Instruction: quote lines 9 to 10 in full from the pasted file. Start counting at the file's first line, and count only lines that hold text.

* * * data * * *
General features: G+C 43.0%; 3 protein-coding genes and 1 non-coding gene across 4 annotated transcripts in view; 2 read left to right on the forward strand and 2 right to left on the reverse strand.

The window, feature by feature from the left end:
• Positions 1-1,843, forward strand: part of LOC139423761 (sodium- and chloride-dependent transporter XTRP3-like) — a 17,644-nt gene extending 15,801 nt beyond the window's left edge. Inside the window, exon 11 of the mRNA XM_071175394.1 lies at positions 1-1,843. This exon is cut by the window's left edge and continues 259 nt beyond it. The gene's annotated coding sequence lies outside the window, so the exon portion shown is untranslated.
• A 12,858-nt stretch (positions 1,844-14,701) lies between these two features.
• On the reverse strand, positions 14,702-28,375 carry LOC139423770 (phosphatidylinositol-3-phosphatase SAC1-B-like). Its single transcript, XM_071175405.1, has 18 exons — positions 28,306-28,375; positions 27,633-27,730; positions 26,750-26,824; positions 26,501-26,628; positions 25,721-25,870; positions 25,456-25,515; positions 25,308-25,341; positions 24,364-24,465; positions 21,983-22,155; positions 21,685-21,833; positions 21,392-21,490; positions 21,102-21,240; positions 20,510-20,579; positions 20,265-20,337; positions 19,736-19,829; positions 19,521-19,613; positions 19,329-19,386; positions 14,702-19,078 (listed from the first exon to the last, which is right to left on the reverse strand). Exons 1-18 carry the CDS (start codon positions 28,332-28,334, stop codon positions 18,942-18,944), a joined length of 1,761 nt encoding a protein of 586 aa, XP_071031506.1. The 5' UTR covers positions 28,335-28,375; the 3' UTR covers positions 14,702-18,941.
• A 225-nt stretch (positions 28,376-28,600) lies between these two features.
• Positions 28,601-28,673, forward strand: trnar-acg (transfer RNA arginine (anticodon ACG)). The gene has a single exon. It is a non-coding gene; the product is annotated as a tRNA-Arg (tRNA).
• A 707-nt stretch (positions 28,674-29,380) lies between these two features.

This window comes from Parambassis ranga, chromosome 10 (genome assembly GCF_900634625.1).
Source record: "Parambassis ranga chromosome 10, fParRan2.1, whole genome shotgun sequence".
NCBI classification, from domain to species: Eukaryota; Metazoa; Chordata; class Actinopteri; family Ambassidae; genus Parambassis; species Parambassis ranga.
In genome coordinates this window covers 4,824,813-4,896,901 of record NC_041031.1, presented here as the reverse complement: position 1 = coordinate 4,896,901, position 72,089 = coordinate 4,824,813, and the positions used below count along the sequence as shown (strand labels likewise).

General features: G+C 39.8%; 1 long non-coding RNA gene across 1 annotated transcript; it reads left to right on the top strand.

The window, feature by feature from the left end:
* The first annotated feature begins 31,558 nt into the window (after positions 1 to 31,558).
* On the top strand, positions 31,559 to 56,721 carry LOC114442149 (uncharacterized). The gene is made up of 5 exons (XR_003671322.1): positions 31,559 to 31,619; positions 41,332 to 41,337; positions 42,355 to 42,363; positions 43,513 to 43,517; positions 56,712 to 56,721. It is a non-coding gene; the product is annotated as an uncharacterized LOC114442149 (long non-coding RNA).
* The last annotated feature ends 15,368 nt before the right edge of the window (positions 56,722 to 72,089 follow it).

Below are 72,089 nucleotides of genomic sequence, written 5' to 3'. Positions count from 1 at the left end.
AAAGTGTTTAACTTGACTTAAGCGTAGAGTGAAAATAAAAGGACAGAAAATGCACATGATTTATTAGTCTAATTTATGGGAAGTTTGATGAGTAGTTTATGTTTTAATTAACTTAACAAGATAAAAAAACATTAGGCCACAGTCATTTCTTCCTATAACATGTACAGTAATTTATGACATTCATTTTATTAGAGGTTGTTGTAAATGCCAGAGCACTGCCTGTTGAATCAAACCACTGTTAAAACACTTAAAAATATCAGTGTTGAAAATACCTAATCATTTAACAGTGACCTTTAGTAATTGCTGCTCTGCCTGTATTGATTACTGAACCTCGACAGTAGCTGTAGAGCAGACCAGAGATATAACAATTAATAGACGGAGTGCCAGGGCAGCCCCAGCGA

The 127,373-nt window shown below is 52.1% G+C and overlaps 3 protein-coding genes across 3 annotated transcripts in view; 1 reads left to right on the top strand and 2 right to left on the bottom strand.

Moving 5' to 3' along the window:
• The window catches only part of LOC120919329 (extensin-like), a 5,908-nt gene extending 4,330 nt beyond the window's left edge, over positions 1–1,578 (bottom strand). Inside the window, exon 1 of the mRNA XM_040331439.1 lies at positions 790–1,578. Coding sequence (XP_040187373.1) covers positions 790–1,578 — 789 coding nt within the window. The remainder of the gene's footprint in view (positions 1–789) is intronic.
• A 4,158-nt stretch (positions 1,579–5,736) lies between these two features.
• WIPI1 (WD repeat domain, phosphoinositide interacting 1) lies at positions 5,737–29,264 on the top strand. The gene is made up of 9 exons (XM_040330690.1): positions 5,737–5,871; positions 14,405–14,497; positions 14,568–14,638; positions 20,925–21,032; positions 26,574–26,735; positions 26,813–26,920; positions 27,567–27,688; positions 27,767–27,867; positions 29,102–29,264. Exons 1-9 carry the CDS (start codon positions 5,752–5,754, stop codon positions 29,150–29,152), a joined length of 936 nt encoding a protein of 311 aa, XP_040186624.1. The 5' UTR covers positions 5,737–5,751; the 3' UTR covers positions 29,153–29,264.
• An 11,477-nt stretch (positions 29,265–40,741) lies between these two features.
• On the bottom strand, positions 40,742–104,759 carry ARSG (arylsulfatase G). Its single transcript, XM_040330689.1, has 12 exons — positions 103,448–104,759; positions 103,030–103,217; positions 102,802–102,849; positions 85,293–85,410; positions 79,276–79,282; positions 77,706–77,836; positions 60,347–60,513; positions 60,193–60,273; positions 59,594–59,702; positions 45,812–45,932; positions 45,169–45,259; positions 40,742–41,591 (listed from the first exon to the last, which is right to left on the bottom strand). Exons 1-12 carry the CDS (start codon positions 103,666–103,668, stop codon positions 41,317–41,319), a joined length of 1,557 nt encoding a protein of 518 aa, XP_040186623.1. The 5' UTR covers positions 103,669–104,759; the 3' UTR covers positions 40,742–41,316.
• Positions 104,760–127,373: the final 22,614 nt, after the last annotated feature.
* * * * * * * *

This window comes from Parambassis ranga, chromosome 10 (genome assembly GCF_900634625.1).
Source record: "Parambassis ranga chromosome 10, fParRan2.1, whole genome shotgun sequence".